Honestly, I don't know where my high school and college transcripts are. They are probably in my mother's apartment, in a closet somewhere, underneath a bunch of other stuff. So, if anyone ever asked me for them, I'd be at a loss. I suspect most people would be in the same position.
If I ever do need to get them for some reason, then I will probably turn to Parchment, a service technology company which streamlines the request, delivery and sharing of verified credentials such as transcripts, diplomas and certifications.
The company announced on Wednesday that it has raised $10 million in new funding. The round was led by global merchant bank The Raine Group, with participation from all of Parchment’s existing institutional investors, including Novak Biddle Venture Partners, GSV Capital, Salmon River Capital and ICG Holdings, Inc.
This latest round brings Parchment's total raised to $45 million.
Founded in 2011, Parchment workes with education institutions and organizations around the country to provide consumers with a quick, easy and secure way to request, deliver and verify their transcripts and credentials.
The idea for Parchment came when the company's CEO, Matt Pittinsky was working at Blackboard, where was the co-founder and CEO. He noticed that while most aspect of the educational process were going online, for some reason that did not apply to transcripts.
"It struck me as odd that we are innovating the educational process but not credentials, " he said. "Transcripts are part of our everyday world, but they are not yet online."
Instead of having one place to put all of the things that make you qualified for a certain job, or even a university, instead you had to go back to each individual place to request your records.
"You have envelopes inside envelopes inside envelopes," said Pittinsky. "You start to build a manilla evelope with all different academic credentials that you’ve earned."
What Parchment does is puts all of these accomplishments online, on one platform. And that is, in the end, very important because these degrees and certificates are a "currency," he said, and those that get them "ultimately want to turn it into an opportunity."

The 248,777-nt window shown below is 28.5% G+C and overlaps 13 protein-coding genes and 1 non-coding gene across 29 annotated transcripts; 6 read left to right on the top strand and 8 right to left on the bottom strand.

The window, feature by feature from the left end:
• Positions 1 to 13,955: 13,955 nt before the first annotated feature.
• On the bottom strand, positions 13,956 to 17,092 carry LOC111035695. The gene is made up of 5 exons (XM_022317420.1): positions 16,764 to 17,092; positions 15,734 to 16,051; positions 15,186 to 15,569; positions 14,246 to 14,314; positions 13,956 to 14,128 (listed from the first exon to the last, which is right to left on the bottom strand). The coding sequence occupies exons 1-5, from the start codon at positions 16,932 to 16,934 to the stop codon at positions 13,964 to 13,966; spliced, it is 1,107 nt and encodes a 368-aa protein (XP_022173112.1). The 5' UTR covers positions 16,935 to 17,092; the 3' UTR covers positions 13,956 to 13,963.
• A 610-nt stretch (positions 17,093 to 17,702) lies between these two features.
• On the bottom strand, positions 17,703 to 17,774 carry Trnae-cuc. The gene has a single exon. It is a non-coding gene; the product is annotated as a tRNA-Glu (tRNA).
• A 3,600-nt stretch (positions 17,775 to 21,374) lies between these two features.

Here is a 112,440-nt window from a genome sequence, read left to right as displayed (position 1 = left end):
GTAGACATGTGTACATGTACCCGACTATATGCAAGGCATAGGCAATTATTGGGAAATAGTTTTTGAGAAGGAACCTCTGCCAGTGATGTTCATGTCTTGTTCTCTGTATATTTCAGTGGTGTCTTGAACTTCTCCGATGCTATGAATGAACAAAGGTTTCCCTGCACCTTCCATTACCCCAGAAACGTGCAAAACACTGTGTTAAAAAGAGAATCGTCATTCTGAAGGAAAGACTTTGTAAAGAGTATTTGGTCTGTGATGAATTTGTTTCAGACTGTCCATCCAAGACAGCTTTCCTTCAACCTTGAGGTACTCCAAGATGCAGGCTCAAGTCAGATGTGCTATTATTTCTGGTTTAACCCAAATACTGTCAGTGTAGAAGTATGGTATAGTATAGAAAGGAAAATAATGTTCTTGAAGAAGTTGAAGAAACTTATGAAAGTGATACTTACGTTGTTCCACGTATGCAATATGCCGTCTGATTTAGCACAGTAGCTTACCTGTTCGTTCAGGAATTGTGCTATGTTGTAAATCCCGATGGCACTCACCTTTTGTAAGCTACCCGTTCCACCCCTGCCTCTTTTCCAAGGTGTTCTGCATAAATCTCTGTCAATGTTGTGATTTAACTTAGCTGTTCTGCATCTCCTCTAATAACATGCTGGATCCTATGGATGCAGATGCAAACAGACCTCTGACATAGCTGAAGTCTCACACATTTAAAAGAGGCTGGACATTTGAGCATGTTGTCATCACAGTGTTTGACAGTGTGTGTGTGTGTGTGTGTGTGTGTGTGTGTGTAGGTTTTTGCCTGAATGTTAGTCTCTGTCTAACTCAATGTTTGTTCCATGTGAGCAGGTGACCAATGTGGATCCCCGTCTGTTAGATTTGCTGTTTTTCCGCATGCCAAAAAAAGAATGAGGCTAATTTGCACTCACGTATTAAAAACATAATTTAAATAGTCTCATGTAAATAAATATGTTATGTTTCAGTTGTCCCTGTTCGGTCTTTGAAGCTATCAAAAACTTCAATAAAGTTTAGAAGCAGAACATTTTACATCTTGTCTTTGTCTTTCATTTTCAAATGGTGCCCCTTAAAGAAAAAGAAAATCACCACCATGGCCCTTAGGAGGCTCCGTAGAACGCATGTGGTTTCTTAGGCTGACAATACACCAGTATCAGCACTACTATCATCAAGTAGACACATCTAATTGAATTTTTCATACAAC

Pittinsky compared the Parchment process to OpenTable, in that it only works with organizations that have adopted it. So, if a user went to a high school, or a college, that uses Parchment, all they have to do is go to website, type in the school name and it will begin the request process. It can then be delivered directly to an employer that also uses Parchment for them to download and process
The platform goes beyond just sharing and delivering verified transcripts and credentials, though. It offers a suite of tools that allow users to access other useful information about college admissions, such as personalized college searches and weighing the chances of being admitted into a particular school.
The new money will go toward developing "data driven tools," as well as broadening out into a "more diverse set of online course certificates," Pittinsky told me.
Parchment's ultimate goal is to allow people who earn degrees, and certifications, to more easily turn them into something bigger.
"We want people to actively think about storing their digital credentials, and curating them. They are important type of currency for getting next job and getting into college," Pittinsky said.
"As people think about transitions where they are important, and the times when they do matter, like going to graduate school, getting their first job, we want them to use Parchment to benefit from that credential and turn it into an opportunity."
The Scotsdale, Arizona-based company facilitated the exchange of more than 1.8 million credentials in the fourth quarter of 2013 alone, and more than five million credentials over the entire year.
In addition, the number of new consumer registrations on Parchment services increased by 90% year to year, jumping from more than 800,000 registrants to nearly 1.6 million. It currently works with 5,500 education institutions and organizations.
Check out the video below to get an overview of how Parchment works:
(Image source: parchment.com)